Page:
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[487] meeting in the same Faneuil Hall that had been denied the abolitionists, and urged that Webster, Otis, Adams, Story, Sprague, Austin, Choate, and Everett should ‘vindicate the fair fame of our city.’ One thus invited to declare his sentiments against men accused of preparing a civil and servile war in the name of philanthropy, John Quincy Adams, wrote as follows in his diary:

August 11, 1835.

The theory of the rights of man has taken1 deep root in the soil of civil society. . . . Anti-slavery associations are formed in this country and in England, and they are already co-operating in concerted agency together. They have raised funds to support and circulate inflammatory newspapers and pamphlets gratuitously, and they send multitudes of them into the Southern country, into the midst of swarms of slaves. There is an Englishman, by the name of Thompson, lately come over from England, who is travelling about the country, holding meetings and making eloquent inflammatory harangues, preaching the immediate abolition of slavery. The general disposition of the people here is averse to these movements, and Thompson has several times been routed by popular tumults. But in some places he meets favorable reception, and makes converts. . . . There are now calls in the Atlas (the Webster paper) and the Morning Post (the Jackson and Van Buren paper) for a town-meeting to put down the abolitionists; but the disease is deeper than can be healed by town-meeting resolutions.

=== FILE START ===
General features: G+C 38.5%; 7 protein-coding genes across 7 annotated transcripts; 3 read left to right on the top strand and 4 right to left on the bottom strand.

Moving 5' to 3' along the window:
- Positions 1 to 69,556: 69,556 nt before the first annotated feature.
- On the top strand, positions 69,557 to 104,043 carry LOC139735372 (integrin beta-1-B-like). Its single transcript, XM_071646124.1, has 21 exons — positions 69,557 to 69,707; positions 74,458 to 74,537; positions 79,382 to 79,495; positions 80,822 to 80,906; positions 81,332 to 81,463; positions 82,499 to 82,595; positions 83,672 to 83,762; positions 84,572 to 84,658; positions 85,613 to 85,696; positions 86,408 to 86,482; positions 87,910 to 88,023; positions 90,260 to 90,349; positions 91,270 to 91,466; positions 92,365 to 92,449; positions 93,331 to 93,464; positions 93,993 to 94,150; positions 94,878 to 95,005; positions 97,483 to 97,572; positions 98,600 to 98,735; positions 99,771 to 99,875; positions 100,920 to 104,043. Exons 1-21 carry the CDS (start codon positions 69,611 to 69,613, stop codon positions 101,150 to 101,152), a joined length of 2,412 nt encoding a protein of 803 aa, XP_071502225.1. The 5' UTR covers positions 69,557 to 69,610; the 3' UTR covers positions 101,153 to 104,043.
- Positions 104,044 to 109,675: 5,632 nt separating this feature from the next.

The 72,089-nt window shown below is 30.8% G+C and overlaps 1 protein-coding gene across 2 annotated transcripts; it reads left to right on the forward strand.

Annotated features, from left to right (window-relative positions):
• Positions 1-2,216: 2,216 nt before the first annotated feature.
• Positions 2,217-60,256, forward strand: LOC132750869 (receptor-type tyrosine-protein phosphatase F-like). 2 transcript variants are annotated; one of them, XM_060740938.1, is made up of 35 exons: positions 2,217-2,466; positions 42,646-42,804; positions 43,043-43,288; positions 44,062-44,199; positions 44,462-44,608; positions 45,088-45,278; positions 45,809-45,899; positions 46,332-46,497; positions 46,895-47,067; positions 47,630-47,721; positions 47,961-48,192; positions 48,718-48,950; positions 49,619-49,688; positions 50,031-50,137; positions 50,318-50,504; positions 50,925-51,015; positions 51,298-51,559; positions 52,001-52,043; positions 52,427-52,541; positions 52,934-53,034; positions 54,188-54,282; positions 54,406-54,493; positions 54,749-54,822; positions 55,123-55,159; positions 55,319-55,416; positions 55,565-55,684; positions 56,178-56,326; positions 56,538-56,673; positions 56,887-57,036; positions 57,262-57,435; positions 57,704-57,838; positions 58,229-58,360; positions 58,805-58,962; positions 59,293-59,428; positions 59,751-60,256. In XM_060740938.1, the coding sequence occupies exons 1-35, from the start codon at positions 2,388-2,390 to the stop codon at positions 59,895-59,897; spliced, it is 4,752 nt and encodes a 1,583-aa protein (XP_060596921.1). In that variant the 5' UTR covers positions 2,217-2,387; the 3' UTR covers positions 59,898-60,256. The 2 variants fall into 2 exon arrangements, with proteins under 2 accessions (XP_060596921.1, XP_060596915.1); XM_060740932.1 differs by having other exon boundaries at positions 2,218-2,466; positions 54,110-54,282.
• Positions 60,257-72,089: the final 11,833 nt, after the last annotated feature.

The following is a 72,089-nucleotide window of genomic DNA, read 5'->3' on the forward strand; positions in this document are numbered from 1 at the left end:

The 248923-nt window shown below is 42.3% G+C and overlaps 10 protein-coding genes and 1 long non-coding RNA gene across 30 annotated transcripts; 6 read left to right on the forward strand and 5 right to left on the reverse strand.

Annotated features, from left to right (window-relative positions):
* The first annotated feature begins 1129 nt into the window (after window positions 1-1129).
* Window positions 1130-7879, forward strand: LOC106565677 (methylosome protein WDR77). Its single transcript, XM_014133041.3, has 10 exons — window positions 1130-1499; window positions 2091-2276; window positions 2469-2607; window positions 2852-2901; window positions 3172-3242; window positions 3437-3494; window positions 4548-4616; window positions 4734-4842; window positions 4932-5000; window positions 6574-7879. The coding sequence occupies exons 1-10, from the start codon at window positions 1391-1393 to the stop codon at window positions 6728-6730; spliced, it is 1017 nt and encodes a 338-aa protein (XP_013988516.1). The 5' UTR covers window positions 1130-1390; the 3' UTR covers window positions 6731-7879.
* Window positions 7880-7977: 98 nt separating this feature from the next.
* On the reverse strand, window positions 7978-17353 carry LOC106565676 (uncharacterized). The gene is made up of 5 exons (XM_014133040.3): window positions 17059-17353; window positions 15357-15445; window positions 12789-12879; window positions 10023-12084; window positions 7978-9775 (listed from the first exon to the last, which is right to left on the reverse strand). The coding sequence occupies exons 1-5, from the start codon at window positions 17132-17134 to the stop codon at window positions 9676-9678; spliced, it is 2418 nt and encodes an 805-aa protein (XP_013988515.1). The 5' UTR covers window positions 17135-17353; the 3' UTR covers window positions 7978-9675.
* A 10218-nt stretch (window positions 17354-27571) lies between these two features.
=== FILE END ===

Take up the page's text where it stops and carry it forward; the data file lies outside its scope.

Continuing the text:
August 12.

Mr. Abbott Lawrence told me that they were going to have a very great meeting at Boston to put down the anti-slavery abolitionists; but, he said, there was no diversity of opinion upon that subject here. That, I think, will depend upon the measures to be proposed. If the measures are vaporing resolutions, they will pass unanimously and be inefficient. If the measures are efficient, there will be diversity of opinion.

August 18.

There is something extraordinary in the present condition of parties throughout the Union. Slavery and democracy—especially the democracy founded, as ours is, upon the rights of man—would seem to be incompatible with each other. And yet at this time the democracy of the country is supported chiefly if not entirely by slavery. There is a small, shallow, and enthusiastic party preaching the abolition of slavery upon the principles of extreme democracy; but the


1 Memoirs, 9.251.

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